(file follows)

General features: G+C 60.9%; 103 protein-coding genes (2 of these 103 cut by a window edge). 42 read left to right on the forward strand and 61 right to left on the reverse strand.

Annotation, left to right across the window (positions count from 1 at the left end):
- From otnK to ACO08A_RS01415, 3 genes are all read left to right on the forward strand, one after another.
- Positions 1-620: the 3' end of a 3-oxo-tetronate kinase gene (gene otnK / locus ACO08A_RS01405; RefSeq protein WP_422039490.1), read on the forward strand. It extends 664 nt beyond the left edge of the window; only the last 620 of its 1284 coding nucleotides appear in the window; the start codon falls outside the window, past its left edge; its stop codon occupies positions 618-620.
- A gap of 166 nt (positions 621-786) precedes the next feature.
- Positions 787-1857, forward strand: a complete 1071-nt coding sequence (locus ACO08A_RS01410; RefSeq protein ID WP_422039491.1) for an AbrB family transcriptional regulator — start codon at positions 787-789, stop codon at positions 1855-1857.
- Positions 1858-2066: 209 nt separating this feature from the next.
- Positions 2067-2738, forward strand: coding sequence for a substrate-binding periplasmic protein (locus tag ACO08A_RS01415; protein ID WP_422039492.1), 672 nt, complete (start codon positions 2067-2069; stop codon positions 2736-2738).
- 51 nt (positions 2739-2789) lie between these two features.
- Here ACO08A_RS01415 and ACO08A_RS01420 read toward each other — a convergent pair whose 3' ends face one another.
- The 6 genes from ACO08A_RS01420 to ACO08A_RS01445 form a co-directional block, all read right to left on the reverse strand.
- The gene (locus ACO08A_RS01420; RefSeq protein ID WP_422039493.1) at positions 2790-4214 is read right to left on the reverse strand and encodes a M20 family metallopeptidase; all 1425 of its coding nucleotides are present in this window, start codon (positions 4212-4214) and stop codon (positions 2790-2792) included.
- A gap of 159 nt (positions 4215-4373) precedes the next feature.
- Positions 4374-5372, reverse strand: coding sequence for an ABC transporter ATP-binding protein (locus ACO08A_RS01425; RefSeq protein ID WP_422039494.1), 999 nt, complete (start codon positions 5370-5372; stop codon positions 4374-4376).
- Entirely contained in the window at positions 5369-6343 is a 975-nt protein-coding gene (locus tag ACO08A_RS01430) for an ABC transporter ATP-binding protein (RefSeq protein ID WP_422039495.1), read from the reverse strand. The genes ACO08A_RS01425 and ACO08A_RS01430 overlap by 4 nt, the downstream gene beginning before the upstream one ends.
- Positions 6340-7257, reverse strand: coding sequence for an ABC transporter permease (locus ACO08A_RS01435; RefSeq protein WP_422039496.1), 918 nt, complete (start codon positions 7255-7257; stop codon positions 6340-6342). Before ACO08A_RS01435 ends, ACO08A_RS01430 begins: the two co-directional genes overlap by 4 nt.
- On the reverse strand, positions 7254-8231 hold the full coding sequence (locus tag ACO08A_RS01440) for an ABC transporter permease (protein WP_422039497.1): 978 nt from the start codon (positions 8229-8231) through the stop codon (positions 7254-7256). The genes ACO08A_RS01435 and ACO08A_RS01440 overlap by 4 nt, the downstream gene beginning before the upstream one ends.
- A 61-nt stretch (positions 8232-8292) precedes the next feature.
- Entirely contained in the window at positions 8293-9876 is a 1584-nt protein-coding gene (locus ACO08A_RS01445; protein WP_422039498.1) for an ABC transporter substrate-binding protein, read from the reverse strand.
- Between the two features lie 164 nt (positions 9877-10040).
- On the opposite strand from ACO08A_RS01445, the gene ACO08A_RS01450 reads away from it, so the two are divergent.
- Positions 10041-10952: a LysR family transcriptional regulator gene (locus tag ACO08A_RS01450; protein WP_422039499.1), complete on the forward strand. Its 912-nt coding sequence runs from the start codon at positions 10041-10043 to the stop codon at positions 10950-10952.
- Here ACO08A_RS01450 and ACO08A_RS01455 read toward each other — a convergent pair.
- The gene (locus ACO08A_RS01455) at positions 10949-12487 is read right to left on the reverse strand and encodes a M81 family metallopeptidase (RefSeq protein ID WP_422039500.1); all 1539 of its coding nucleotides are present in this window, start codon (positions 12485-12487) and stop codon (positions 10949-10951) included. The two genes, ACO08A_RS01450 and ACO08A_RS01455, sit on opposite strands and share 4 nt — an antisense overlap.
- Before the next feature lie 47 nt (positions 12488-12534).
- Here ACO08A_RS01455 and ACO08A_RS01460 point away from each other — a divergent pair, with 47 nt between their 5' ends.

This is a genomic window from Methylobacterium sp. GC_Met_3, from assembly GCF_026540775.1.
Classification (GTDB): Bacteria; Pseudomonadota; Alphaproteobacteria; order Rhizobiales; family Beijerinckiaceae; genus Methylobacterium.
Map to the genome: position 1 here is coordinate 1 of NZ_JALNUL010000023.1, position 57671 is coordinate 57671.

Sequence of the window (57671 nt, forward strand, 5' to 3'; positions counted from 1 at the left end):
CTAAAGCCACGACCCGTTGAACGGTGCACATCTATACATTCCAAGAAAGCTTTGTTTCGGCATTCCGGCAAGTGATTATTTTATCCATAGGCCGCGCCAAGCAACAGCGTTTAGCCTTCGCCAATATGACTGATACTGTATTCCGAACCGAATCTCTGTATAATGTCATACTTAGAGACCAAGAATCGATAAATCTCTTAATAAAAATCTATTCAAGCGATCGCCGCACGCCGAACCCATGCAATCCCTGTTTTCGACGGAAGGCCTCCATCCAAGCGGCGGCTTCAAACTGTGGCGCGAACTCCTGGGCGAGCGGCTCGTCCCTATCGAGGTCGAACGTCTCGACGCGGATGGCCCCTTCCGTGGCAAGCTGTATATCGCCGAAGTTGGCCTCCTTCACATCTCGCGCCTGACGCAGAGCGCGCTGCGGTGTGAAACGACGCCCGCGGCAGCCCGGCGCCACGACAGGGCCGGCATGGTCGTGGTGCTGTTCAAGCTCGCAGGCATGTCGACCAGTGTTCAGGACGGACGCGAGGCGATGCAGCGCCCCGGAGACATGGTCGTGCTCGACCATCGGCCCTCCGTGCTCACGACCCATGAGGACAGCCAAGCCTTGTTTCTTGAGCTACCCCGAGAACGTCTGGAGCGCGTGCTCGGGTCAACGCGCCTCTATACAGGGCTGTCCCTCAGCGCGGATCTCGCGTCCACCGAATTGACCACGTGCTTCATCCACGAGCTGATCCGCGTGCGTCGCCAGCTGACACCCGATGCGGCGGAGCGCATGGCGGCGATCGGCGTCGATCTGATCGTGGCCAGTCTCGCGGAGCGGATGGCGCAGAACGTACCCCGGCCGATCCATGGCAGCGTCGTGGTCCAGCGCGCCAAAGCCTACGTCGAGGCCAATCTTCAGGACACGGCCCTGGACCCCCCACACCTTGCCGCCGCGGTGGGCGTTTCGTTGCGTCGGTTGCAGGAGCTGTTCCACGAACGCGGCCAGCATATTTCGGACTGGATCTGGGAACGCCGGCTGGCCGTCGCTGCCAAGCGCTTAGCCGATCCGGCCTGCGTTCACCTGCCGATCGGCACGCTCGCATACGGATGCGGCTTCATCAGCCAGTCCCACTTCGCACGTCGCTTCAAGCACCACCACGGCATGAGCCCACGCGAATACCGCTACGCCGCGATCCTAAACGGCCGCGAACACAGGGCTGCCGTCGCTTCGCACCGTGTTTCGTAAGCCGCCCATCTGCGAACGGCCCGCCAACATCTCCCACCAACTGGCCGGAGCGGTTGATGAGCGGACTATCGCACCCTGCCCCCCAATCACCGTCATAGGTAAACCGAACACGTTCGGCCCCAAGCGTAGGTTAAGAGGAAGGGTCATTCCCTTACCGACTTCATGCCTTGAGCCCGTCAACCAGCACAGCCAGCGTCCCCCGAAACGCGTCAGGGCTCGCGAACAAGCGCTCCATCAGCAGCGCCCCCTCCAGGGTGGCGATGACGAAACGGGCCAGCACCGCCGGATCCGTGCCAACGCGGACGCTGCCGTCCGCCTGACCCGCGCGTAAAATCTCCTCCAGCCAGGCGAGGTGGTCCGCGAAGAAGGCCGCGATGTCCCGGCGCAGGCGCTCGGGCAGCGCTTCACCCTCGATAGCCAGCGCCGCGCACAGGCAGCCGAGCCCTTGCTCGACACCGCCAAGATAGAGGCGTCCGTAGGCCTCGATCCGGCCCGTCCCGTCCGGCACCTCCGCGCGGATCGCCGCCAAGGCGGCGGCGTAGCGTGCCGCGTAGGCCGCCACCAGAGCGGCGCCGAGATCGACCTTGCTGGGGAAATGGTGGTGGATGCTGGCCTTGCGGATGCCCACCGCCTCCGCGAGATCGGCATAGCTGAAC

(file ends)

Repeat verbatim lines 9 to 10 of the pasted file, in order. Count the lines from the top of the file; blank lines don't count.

- 51 nt (positions 2739-2789) lie between these two features.
- Here ACO08A_RS01415 and ACO08A_RS01420 read toward each other — a convergent pair whose 3' ends face one another.